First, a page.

St. Elmo’s Fire is a highly entertaining film about a group of recent college grads coming of age in the decadent decade known as the 1980s.
ST-ELMOS FIRE (1985)
Starring: Demi Moore, Rob Lowe, Emilio Estevez, Judd Nelson, Andrew McCarthy, Ally Sheedy and Mare Winningham
Written by: Joel Schumacher and Carl Kurlander
Distributed by: Columbia Pictures
Directed by: Joel Schumacher
When I was looking for coming of age films to review this month, I got a little giddy when I noticed this week’s film in my film library. (Yes as I’m sure you’ve all guessed I’m a giant film dork and own enough films for me to justifiably call my collection a library.) I admit right off the bat that St-Elmo’s Fire is no great masterpiece. But like I mentioned with my Whip It review, sometimes a film doesn’t have to be “great art”. It has to be fun. And even with all its overacting and god awful eighties fashion, the story of seven friends trying to navigate life after college is one entertaining film.
Couple Alec (Judd Nelson) and Leslie (Ally Sheedy) appear to be the most committed and responsible of the bunch, but of course appearances can be deceiving. I love Nelson and Sheedy in this film mostly because they play polar opposite characters then what I assume most people of my generation really know them for, Bender and Allison in The Breakfast Club (1985).
Room mates Kevin (Andrew McCarthy) and Kirby (Emilio Estevez) may be different in most aspects but both share an unfortunate problem of pinning for women they’ll never have. Kevin and Kirby are definitely the most annoying characters of the film but they have some pretty funny scenes, like when Kevin tries to convince a prostitute to sleep with him and Kirby goes so crazy over Dale (Andie MacDowell, who doesn’t do much in the film but looks absolutely radiant every moment she’s on camera) that he stalks her to a cabin in the woods and almost freezes to death.
The wild pair of the bunch is Jules (Demi Moore) and Billy (Rob Lowe) two incredibly lovable, incredibly screwed up people who are realizing that in the big bad world your charm only gets you so far. Moore and Lowe have amazing sexual chemistry and while its fun watching their characters together onscreen, you know you’d never want the burden of having those two as your friends.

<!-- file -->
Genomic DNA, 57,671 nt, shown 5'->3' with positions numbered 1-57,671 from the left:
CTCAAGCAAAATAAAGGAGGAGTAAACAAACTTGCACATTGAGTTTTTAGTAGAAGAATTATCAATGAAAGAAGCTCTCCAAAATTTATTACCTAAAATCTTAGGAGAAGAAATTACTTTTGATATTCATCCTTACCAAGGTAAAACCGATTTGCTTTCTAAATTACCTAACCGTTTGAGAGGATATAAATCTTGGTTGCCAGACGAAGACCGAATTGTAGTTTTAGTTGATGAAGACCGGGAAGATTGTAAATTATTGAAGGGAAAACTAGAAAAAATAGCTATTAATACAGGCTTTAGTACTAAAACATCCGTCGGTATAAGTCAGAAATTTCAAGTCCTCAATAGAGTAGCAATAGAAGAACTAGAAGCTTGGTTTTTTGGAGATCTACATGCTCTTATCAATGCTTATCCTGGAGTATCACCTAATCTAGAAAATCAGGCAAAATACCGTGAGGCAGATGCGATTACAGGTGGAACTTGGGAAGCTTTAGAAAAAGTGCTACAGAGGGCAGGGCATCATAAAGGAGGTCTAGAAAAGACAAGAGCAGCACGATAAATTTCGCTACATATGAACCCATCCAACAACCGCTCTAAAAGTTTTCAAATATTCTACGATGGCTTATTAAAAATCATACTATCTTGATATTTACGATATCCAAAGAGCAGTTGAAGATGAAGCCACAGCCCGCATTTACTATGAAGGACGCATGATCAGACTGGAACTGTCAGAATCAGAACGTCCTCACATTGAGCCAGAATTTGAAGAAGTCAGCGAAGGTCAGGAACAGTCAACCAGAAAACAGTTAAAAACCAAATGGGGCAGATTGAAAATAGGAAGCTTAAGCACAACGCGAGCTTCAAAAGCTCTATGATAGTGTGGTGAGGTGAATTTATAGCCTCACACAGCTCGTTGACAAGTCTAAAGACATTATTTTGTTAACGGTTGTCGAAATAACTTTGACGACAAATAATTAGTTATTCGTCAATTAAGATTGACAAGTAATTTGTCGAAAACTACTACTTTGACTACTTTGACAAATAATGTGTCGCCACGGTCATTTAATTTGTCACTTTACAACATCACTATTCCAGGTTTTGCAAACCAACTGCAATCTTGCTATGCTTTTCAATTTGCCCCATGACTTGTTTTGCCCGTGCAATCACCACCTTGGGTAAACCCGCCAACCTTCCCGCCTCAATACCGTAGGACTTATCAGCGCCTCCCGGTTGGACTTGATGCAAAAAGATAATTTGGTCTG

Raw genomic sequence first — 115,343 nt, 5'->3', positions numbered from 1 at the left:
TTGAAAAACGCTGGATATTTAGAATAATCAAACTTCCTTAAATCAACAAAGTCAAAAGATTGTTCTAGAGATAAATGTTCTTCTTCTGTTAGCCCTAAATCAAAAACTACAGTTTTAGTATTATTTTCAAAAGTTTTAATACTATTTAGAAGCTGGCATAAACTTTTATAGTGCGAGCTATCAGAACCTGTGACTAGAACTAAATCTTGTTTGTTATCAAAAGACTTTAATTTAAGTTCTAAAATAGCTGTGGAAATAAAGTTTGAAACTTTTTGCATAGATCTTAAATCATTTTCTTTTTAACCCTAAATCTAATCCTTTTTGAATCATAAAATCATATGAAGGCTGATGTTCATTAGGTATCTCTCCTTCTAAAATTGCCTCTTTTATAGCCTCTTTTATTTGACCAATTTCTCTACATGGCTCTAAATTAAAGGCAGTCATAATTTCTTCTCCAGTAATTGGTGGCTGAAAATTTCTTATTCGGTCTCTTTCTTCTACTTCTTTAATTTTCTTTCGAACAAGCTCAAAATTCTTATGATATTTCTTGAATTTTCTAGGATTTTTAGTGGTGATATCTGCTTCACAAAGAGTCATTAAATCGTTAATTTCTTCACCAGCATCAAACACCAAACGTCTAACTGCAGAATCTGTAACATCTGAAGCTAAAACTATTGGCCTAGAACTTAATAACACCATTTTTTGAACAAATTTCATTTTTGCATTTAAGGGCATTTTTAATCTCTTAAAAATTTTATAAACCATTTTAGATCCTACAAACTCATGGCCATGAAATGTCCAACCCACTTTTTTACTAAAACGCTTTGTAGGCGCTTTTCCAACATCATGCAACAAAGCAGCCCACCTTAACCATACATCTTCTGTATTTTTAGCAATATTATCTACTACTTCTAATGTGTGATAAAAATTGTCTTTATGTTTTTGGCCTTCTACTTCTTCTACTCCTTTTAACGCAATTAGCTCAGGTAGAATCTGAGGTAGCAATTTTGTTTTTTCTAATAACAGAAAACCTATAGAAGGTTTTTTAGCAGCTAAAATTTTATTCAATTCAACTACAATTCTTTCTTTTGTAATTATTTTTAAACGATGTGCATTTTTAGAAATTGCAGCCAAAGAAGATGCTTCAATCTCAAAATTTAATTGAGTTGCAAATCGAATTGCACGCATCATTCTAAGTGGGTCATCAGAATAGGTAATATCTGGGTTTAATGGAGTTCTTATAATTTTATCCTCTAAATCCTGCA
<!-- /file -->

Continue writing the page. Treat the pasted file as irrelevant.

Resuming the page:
And finally there’s Wendy (Mare Winningham) the shy rich girl whose heart is sometimes a little too big for her own good. Winningham gives the most honest and grounded performance of all the actors. The way she quietly loves Billy despite all of his obvious faults is sweet and heartbreaking.
Alec and Leslie may have the most mature relationship, Jules and Billy have the relationship with the most chemistry, but Wendy and Billy have the most interesting relationship by far. The gang all think that Billy uses Wendy as little more than an ATM machine, but in their scenes together you discover there’s actually a deep love that runs between them. I feel for the Wendy character; seriously, it would be pretty damn hard not to fall madly in love with Rob Lowe circa 1985â€¦
So if you find yourself in the mood for some eighties campiness but want something a little more grown up then a John Hughes film, St.Elmos Fire is just what you’re looking for.